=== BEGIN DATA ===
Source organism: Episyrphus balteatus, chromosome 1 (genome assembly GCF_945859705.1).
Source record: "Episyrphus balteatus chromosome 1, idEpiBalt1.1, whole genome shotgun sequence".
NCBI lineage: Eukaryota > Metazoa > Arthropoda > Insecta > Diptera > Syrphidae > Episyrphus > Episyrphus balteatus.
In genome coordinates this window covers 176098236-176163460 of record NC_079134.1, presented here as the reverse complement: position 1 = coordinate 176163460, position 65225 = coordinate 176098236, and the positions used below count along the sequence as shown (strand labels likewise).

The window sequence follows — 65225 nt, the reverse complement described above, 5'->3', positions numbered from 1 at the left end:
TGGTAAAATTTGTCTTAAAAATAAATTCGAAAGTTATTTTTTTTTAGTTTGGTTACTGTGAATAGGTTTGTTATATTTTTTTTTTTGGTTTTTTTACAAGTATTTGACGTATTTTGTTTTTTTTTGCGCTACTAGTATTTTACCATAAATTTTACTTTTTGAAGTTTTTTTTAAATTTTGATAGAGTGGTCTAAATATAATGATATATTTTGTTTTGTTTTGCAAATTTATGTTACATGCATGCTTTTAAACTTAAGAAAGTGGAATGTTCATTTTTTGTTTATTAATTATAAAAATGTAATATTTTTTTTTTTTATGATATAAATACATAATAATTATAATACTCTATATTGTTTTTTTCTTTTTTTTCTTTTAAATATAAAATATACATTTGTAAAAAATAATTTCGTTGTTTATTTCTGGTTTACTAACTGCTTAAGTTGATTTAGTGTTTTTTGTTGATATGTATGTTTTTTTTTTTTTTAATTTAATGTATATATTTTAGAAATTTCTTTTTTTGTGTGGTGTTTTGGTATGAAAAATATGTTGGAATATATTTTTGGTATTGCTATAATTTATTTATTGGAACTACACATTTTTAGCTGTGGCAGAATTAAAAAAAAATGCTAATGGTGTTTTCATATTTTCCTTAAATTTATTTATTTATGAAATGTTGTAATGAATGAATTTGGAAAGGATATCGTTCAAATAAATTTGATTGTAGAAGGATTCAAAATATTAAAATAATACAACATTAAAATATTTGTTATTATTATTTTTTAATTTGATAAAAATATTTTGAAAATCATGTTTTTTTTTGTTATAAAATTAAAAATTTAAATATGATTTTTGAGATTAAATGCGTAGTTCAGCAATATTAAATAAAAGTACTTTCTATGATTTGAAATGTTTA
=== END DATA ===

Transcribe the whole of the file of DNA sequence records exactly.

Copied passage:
Source organism: Episyrphus balteatus, chromosome 1 (genome assembly GCF_945859705.1).
Source record: "Episyrphus balteatus chromosome 1, idEpiBalt1.1, whole genome shotgun sequence".
NCBI lineage: Eukaryota > Metazoa > Arthropoda > Insecta > Diptera > Syrphidae > Episyrphus > Episyrphus balteatus.
In genome coordinates this window covers 176098236-176163460 of record NC_079134.1, presented here as the reverse complement: position 1 = coordinate 176163460, position 65225 = coordinate 176098236, and the positions used below count along the sequence as shown (strand labels likewise).

The window sequence follows — 65225 nt, the reverse complement described above, 5'->3', positions numbered from 1 at the left end:
TGGTAAAATTTGTCTTAAAAATAAATTCGAAAGTTATTTTTTTTTAGTTTGGTTACTGTGAATAGGTTTGTTATATTTTTTTTTTTGGTTTTTTTACAAGTATTTGACGTATTTTGTTTTTTTTTGCGCTACTAGTATTTTACCATAAATTTTACTTTTTGAAGTTTTTTTTAAATTTTGATAGAGTGGTCTAAATATAATGATATATTTTGTTTTGTTTTGCAAATTTATGTTACATGCATGCTTTTAAACTTAAGAAAGTGGAATGTTCATTTTTTGTTTATTAATTATAAAAATGTAATATTTTTTTTTTTTATGATATAAATACATAATAATTATAATACTCTATATTGTTTTTTTCTTTTTTTTCTTTTAAATATAAAATATACATTTGTAAAAAATAATTTCGTTGTTTATTTCTGGTTTACTAACTGCTTAAGTTGATTTAGTGTTTTTTGTTGATATGTATGTTTTTTTTTTTTTTAATTTAATGTATATATTTTAGAAATTTCTTTTTTTGTGTGGTGTTTTGGTATGAAAAATATGTTGGAATATATTTTTGGTATTGCTATAATTTATTTATTGGAACTACACATTTTTAGCTGTGGCAGAATTAAAAAAAAATGCTAATGGTGTTTTCATATTTTCCTTAAATTTATTTATTTATGAAATGTTGTAATGAATGAATTTGGAAAGGATATCGTTCAAATAAATTTGATTGTAGAAGGATTCAAAATATTAAAATAATACAACATTAAAATATTTGTTATTATTATTTTTTAATTTGATAAAAATATTTTGAAAATCATGTTTTTTTTTGTTATAAAATTAAAAATTTAAATATGATTTTTGAGATTAAATGCGTAGTTCAGCAATATTAAATAAAAGTACTTTCTATGATTTGAAATGTTTA